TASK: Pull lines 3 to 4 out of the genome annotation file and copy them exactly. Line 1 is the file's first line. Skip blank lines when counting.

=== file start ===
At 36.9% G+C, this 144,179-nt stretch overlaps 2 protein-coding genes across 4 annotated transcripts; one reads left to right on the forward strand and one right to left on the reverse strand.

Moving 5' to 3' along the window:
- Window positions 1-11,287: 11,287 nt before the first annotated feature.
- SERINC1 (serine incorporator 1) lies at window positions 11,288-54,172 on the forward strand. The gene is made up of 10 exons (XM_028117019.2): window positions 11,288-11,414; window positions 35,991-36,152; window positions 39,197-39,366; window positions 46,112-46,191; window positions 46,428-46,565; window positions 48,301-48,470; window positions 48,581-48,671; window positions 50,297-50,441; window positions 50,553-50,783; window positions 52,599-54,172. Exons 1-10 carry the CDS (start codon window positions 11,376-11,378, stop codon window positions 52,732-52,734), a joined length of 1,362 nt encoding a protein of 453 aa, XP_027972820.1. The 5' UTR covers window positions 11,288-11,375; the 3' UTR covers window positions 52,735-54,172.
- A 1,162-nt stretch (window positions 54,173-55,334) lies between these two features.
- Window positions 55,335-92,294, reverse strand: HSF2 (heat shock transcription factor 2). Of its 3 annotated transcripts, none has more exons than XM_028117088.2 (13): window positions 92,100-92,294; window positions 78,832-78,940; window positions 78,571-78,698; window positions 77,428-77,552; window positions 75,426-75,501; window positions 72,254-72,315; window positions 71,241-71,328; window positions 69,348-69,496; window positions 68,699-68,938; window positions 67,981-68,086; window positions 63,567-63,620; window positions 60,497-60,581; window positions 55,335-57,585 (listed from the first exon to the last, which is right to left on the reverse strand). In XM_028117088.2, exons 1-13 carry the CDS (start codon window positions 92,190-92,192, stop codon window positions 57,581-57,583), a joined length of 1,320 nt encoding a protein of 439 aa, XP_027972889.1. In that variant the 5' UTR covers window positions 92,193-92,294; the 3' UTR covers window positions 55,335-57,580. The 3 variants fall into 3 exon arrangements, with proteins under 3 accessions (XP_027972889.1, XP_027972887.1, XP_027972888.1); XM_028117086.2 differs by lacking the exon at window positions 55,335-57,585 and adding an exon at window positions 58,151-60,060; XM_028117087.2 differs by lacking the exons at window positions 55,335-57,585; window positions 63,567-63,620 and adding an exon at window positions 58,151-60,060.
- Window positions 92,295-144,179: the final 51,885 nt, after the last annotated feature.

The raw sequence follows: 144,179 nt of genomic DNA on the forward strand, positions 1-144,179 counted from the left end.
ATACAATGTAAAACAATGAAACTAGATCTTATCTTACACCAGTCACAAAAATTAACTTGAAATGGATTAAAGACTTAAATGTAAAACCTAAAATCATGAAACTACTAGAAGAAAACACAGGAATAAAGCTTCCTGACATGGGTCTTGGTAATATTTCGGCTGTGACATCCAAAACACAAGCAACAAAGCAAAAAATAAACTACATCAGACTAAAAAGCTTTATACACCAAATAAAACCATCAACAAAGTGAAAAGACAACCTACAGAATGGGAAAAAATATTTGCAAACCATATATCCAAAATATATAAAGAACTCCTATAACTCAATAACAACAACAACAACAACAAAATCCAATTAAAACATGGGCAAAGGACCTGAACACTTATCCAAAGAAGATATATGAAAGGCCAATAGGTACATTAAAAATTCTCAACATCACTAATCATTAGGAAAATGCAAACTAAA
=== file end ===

- Window positions 1-11,287: 11,287 nt before the first annotated feature.
- SERINC1 (serine incorporator 1) lies at window positions 11,288-54,172 on the forward strand. The gene is made up of 10 exons (XM_028117019.2): window positions 11,288-11,414; window positions 35,991-36,152; window positions 39,197-39,366; window positions 46,112-46,191; window positions 46,428-46,565; window positions 48,301-48,470; window positions 48,581-48,671; window positions 50,297-50,441; window positions 50,553-50,783; window positions 52,599-54,172. Exons 1-10 carry the CDS (start codon window positions 11,376-11,378, stop codon window positions 52,732-52,734), a joined length of 1,362 nt encoding a protein of 453 aa, XP_027972820.1. The 5' UTR covers window positions 11,288-11,375; the 3' UTR covers window positions 52,735-54,172.